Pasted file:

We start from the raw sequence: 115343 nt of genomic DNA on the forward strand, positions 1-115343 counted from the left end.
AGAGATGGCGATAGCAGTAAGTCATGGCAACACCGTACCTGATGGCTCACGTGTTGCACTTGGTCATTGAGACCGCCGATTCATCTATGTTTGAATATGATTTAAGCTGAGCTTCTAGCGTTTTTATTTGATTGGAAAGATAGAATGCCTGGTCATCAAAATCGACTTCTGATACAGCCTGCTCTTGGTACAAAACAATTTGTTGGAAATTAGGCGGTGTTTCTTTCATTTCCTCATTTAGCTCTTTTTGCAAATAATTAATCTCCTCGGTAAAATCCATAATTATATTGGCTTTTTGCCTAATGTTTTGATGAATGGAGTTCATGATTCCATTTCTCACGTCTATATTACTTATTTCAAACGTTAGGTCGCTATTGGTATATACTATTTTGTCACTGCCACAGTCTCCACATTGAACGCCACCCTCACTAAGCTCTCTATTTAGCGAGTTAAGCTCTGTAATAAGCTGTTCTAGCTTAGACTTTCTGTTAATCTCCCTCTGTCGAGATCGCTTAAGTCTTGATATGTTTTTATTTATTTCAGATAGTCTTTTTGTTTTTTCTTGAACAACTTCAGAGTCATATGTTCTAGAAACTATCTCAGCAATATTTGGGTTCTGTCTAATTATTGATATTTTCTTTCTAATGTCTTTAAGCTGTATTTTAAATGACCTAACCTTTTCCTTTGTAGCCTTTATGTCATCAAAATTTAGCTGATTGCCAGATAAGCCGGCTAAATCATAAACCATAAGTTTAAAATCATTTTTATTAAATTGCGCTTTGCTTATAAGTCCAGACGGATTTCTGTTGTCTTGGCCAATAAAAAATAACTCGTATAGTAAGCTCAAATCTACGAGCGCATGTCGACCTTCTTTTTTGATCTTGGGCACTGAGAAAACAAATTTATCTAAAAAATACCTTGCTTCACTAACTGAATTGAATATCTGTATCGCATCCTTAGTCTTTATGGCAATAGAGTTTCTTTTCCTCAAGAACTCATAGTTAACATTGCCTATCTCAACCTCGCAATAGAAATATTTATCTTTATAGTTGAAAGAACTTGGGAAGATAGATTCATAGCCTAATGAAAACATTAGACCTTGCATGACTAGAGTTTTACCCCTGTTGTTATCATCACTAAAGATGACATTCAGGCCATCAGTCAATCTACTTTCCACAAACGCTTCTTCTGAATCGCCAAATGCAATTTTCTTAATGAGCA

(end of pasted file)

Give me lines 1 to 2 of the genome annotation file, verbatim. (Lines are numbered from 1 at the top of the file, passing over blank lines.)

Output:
We start from the raw sequence: 115343 nt of genomic DNA on the forward strand, positions 1-115343 counted from the left end.
AGAGATGGCGATAGCAGTAAGTCATGGCAACACCGTACCTGATGGCTCACGTGTTGCACTTGGTCATTGAGACCGCCGATTCATCTATGTTTGAATATGATTTAAGCTGAGCTTCTAGCGTTTTTATTTGATTGGAAAGATAGAATGCCTGGTCATCAAAATCGACTTCTGATACAGCCTGCTCTTGGTACAAAACAATTTGTTGGAAATTAGGCGGTGTTTCTTTCATTTCCTCATTTAGCTCTTTTTGCAAATAATTAATCTCCTCGGTAAAATCCATAATTATATTGGCTTTTTGCCTAATGTTTTGATGAATGGAGTTCATGATTCCATTTCTCACGTCTATATTACTTATTTCAAACGTTAGGTCGCTATTGGTATATACTATTTTGTCACTGCCACAGTCTCCACATTGAACGCCACCCTCACTAAGCTCTCTATTTAGCGAGTTAAGCTCTGTAATAAGCTGTTCTAGCTTAGACTTTCTGTTAATCTCCCTCTGTCGAGATCGCTTAAGTCTTGATATGTTTTTATTTATTTCAGATAGTCTTTTTGTTTTTTCTTGAACAACTTCAGAGTCATATGTTCTAGAAACTATCTCAGCAATATTTGGGTTCTGTCTAATTATTGATATTTTCTTTCTAATGTCTTTAAGCTGTATTTTAAATGACCTAACCTTTTCCTTTGTAGCCTTTATGTCATCAAAATTTAGCTGATTGCCAGATAAGCCGGCTAAATCATAAACCATAAGTTTAAAATCATTTTTATTAAATTGCGCTTTGCTTATAAGTCCAGACGGATTTCTGTTGTCTTGGCCAATAAAAAATAACTCGTATAGTAAGCTCAAATCTACGAGCGCATGTCGACCTTCTTTTTTGATCTTGGGCACTGAGAAAACAAATTTATCTAAAAAATACCTTGCTTCACTAACTGAATTGAATATCTGTATCGCATCCTTAGTCTTTATGGCAATAGAGTTTCTTTTCCTCAAGAACTCATAGTTAACATTGCCTATCTCAACCTCGCAATAGAAATATTTATCTTTATAGTTGAAAGAACTTGGGAAGATAGATTCATAGCCTAATGAAAACATTAGACCTTGCATGACTAGAGTTTTACCCCTGTTGTTATCATCACTAAAGATGACATTCAGGCCATCAGTCAATCTACTTTCCACAAACGCTTCTTCTGAATCGCCAAATGCAATTTTCTTAATGAGCA